Credit card chargebacks derail the profitability of eCommerce merchants. Estimates suggest that the average cost of a single chargeback is expected to be $190 by 2023, based on a $90 average transaction value.
Credit card chargebacks arise from both genuine concerns and fraudulent motivations. However, irrespective of their type, they cost merchants in terms of lost inventory, revenue, chargeback fees, and reputational damage. Therefore, as merchants, understanding chargeback causes is essential to stay ahead of them, take proactive preventative measures, fight chargebacks and prevent revenue loss.
This blog looks at the top causes of credit card chargebacks filed by customers. It also explores why chargeback codes are a suboptimal indicator of the true chargeback motivators. This knowledge should equip you as an eCommerce merchant to undertake structural measures to safeguard your interests.
Chargebacks occur when cardholders request a reversal for a charge debited to them by a merchant. Typically, when they do this, they must provide the card network with a reason. Then, the issuers categorize the provided causes under the card network’s respective chargeback reason codes and communicate the same with the merchant’s acquirer bank. The acquirer or payment service provider then provides the information to the merchant.
As an eCommerce merchant, you may think these chargeback codes can answer the motivation behind a chargeback. However, the codes are often insufficient to get to the root cause and prevent future chargeback occurrences. That's because the cited reason code may only sometimes reflect the genuine motivation behind it. For instance, in case of friendly fraud, the chargeback can be classified by a code that is unlikely to be the real reason. Therefore, digging deeper to understand the causes of chargebacks is essential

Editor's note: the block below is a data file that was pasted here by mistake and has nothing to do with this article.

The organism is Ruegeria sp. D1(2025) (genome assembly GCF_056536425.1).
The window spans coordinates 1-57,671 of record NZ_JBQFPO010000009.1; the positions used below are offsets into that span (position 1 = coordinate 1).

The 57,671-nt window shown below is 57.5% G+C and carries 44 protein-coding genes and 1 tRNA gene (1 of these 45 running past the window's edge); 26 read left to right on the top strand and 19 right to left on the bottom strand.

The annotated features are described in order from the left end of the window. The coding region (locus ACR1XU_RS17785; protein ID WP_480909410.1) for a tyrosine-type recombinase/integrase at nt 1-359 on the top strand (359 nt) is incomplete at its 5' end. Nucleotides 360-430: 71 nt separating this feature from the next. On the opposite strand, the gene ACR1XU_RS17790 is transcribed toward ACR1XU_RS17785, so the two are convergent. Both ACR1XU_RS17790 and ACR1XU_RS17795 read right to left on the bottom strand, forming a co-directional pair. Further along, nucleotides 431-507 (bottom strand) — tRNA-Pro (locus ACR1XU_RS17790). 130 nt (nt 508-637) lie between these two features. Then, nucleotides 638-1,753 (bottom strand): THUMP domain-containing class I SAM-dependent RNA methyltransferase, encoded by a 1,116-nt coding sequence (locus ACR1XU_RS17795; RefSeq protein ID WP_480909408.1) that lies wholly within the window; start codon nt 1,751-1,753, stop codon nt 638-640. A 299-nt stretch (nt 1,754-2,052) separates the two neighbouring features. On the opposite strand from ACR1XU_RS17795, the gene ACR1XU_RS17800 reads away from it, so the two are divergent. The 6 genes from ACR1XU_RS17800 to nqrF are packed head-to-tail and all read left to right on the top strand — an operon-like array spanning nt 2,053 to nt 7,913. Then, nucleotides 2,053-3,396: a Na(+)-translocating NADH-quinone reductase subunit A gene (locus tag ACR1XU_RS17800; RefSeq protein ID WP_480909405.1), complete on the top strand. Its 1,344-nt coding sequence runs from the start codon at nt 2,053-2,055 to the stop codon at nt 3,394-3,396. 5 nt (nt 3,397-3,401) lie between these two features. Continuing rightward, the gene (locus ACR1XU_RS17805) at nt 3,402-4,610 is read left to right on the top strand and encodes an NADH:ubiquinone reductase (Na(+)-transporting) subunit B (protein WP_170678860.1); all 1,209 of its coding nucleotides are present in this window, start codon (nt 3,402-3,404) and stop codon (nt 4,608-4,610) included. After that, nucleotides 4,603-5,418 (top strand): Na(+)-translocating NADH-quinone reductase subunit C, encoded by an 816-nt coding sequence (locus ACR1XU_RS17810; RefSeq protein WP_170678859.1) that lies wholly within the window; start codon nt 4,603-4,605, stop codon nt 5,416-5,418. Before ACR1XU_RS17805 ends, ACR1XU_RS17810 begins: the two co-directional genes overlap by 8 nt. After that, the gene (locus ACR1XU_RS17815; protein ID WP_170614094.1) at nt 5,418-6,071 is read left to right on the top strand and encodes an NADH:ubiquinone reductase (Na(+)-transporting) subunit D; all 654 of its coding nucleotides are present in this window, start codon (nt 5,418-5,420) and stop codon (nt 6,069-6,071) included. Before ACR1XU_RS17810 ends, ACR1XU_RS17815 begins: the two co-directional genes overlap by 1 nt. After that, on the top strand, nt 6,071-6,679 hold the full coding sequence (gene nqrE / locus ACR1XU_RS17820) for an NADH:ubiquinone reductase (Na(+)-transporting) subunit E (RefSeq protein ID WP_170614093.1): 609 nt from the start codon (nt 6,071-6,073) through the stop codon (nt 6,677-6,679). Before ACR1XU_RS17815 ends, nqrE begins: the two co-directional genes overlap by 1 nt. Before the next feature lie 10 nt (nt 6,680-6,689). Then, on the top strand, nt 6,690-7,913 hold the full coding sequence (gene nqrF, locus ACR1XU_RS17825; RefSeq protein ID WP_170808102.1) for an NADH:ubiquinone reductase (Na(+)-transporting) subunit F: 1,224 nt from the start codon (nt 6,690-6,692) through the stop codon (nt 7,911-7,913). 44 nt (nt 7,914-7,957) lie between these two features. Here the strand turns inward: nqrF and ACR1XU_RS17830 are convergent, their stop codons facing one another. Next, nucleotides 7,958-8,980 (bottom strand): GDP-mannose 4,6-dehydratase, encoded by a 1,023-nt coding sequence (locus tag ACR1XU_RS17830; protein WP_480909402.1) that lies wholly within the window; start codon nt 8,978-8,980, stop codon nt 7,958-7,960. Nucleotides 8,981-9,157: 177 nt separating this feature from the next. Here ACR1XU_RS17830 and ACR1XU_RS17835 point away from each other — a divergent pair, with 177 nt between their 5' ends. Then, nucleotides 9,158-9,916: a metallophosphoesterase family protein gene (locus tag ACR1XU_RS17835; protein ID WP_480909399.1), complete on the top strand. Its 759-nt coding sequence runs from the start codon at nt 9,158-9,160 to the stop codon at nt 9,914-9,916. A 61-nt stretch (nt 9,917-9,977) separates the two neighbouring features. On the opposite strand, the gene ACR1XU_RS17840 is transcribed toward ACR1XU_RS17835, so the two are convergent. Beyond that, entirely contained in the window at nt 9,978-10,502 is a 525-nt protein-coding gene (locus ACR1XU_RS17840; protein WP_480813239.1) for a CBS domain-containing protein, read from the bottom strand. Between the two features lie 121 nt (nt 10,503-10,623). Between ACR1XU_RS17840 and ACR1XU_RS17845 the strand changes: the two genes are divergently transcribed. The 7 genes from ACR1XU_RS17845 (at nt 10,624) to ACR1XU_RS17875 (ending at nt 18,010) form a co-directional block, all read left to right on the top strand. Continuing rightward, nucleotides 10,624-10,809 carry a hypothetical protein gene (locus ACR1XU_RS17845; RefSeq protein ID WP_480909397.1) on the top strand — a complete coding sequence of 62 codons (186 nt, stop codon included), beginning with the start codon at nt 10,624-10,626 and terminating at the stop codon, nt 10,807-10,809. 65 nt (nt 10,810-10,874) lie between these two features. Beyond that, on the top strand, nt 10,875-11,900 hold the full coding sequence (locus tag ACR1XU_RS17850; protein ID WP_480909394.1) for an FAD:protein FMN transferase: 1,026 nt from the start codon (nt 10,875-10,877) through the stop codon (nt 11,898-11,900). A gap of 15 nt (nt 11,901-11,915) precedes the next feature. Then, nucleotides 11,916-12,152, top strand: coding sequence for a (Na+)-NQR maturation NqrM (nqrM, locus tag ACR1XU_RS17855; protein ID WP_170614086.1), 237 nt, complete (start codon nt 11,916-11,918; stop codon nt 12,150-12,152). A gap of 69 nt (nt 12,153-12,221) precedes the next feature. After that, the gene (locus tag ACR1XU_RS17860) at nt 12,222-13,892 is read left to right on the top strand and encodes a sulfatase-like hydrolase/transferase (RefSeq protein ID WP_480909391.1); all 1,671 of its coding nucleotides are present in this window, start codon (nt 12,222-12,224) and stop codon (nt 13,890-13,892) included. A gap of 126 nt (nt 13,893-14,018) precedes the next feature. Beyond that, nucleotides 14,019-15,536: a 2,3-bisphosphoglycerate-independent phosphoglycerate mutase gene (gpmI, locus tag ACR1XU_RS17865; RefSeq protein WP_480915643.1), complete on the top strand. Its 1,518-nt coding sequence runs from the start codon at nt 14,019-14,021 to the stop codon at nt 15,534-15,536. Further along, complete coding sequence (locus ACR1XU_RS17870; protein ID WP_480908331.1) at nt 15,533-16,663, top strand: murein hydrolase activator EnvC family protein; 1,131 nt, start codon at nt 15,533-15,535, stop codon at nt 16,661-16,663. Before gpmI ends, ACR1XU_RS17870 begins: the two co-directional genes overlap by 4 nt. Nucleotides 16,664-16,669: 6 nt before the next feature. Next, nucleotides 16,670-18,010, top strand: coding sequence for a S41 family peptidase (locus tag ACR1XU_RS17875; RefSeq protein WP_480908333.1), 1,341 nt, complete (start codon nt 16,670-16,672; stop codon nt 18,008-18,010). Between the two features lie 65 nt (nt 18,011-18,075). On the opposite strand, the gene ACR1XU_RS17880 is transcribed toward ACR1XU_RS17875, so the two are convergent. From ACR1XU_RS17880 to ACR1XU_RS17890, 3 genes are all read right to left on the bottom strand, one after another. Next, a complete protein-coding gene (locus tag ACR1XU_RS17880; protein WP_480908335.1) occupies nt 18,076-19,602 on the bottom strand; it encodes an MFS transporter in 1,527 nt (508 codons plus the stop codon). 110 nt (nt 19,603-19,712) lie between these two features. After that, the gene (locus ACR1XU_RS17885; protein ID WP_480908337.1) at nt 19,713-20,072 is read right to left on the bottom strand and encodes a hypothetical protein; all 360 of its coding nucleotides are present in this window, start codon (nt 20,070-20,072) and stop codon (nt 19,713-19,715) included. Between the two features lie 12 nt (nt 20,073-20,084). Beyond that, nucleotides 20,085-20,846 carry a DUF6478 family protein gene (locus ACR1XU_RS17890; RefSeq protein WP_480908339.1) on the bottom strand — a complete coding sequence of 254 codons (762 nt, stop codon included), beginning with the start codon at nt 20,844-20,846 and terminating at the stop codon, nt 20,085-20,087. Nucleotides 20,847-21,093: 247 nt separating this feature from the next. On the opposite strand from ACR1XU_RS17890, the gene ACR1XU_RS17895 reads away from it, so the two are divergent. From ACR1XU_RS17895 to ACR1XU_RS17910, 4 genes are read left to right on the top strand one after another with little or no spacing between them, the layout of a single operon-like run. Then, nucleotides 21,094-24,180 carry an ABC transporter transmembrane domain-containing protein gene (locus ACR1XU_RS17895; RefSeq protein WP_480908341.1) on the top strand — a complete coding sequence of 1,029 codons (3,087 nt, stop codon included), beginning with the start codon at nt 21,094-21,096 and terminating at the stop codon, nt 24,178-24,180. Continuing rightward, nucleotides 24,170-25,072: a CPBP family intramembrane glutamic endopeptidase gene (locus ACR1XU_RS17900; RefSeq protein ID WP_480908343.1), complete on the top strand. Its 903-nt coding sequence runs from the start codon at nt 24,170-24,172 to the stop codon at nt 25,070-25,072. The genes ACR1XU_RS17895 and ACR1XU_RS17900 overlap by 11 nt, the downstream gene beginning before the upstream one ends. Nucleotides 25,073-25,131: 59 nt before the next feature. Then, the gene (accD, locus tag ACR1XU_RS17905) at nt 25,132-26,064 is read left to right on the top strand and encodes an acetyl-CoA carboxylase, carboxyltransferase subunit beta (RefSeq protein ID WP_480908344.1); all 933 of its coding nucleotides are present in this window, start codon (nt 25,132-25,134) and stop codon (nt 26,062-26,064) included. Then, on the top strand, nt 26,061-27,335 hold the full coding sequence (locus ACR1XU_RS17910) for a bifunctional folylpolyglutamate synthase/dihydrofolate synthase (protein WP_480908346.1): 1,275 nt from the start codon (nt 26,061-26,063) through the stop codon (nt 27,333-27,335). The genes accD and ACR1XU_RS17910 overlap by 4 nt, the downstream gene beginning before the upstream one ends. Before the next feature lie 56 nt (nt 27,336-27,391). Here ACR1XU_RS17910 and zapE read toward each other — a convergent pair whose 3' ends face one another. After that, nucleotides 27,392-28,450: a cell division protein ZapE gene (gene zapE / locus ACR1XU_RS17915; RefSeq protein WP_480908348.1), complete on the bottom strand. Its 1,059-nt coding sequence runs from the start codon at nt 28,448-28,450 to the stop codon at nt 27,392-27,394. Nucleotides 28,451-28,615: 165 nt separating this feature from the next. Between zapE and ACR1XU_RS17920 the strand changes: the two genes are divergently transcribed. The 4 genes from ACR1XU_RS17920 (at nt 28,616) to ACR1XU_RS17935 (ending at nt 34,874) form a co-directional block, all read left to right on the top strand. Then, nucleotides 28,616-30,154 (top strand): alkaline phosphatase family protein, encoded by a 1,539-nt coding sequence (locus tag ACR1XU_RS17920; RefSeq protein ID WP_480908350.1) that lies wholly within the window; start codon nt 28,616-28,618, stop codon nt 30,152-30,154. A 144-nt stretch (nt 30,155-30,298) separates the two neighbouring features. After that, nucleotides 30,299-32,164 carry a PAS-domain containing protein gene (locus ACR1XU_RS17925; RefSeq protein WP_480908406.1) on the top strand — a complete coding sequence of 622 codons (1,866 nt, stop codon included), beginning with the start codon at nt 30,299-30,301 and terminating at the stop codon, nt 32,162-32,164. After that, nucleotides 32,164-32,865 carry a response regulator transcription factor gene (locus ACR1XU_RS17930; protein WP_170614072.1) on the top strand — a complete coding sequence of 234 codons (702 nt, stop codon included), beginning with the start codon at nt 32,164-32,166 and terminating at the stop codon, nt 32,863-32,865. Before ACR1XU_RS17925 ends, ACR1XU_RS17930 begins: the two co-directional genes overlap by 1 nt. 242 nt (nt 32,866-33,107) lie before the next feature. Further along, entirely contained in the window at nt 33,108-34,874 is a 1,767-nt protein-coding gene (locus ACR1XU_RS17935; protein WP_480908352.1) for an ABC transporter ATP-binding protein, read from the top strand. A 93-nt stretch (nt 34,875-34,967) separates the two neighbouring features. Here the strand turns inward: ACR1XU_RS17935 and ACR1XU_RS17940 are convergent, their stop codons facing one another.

Typically chargebacks occur if there’s cyber fraud by a criminal with unauthorized access to someone’s card details or lack of fulfillment by a merchant that customers choose to resolve using chargebacks. Sometimes, they also occur when customers commit fraud using their own credit card.
These culminate in the seven most common causes of chargebacks. Let’s explore.
Cyber crimes where fraudsters use stolen credit card information to purchase online is common. In such situations, if the original card owner notices such a fraudulent charge in their credit card statement, they tend to raise a dispute and file for a chargeback. Cyber fraud can manifest in several forms, from triangulation fraud to phishing scams that commonly attract chargebacks. These chargebacks are legitimate but may be prevented by employing a top-notch eCommerce anti-fraud solution focused on the pre-transaction data.
Chargebacks linked to affiliate fraud arise when affiliate marketers artificially inflate the effectiveness of their efforts to receive a larger commission payout.
Affiliate marketers are performance-based professionals that partner with the business to promote the business' offerings. They're paid a pre-agreed commission for the sales they drive. Sometimes dishonest marketers solicit fraudulent purchases using stolen credit card information in affiliate fraud. Using this, they cash out on their commission payments from the merchant. This leads to a wave of chargebacks when the original cardholders notice such charges, and they file chargebacks against the merchant.